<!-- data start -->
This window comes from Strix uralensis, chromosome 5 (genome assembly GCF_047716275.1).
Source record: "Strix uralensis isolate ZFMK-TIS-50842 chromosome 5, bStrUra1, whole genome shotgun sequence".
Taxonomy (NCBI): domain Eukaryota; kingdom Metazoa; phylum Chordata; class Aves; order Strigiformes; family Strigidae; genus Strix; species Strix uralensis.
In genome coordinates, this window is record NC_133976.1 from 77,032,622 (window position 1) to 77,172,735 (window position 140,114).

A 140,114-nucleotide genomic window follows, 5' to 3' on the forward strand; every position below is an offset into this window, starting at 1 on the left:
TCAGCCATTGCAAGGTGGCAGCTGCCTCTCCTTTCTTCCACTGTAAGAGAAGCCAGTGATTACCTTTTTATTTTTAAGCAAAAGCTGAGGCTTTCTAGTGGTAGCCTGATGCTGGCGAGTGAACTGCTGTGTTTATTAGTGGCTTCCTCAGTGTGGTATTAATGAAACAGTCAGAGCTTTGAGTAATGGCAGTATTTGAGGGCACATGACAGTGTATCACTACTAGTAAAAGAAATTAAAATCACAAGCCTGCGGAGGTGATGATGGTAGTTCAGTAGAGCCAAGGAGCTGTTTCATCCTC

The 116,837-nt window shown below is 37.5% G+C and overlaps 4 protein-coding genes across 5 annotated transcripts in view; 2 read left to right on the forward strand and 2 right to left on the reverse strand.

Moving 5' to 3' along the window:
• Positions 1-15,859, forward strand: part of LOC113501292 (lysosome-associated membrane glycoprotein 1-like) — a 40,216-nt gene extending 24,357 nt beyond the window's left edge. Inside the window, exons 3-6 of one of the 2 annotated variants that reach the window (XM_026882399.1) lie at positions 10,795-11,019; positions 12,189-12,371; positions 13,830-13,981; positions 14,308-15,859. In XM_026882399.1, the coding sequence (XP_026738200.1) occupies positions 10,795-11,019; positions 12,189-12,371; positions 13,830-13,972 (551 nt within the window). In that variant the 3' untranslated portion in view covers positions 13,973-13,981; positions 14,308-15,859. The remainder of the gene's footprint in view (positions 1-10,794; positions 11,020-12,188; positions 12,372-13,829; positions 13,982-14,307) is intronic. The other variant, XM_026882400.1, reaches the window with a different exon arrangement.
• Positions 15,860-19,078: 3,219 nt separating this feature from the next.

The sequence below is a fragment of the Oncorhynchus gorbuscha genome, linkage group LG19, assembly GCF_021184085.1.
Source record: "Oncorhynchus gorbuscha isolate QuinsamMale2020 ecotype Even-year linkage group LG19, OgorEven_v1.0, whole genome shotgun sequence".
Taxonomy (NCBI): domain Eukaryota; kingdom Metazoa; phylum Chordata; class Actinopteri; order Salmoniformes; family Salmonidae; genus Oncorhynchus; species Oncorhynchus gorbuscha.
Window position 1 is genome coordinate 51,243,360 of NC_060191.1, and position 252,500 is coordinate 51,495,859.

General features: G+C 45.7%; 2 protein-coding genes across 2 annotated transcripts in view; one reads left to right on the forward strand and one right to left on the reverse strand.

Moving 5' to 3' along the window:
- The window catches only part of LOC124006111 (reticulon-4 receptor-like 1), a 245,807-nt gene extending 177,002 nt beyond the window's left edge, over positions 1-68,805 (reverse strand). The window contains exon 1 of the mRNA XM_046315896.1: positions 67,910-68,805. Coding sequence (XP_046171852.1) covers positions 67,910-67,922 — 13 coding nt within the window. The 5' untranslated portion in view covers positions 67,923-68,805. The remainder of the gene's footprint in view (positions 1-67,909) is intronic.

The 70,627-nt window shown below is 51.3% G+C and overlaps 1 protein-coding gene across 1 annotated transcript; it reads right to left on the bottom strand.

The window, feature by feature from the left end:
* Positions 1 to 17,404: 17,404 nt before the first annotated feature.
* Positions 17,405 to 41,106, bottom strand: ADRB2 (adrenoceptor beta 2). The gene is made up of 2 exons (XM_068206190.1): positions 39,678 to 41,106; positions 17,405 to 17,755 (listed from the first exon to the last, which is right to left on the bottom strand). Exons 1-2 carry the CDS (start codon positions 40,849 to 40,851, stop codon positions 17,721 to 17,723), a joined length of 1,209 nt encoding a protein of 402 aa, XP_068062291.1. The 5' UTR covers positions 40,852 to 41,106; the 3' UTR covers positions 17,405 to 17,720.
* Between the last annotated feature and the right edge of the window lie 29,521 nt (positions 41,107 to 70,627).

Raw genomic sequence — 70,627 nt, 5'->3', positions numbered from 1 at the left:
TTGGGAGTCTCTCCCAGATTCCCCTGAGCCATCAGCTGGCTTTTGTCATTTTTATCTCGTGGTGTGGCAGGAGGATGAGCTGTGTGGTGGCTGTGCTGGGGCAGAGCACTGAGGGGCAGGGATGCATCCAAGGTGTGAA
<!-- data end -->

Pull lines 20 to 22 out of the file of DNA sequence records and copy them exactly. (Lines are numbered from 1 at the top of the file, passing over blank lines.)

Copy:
* Positions 1 to 17,404: 17,404 nt before the first annotated feature.
* Positions 17,405 to 41,106, bottom strand: ADRB2 (adrenoceptor beta 2). The gene is made up of 2 exons (XM_068206190.1): positions 39,678 to 41,106; positions 17,405 to 17,755 (listed from the first exon to the last, which is right to left on the bottom strand). Exons 1-2 carry the CDS (start codon positions 40,849 to 40,851, stop codon positions 17,721 to 17,723), a joined length of 1,209 nt encoding a protein of 402 aa, XP_068062291.1. The 5' UTR covers positions 40,852 to 41,106; the 3' UTR covers positions 17,405 to 17,720.
* Between the last annotated feature and the right edge of the window lie 29,521 nt (positions 41,107 to 70,627).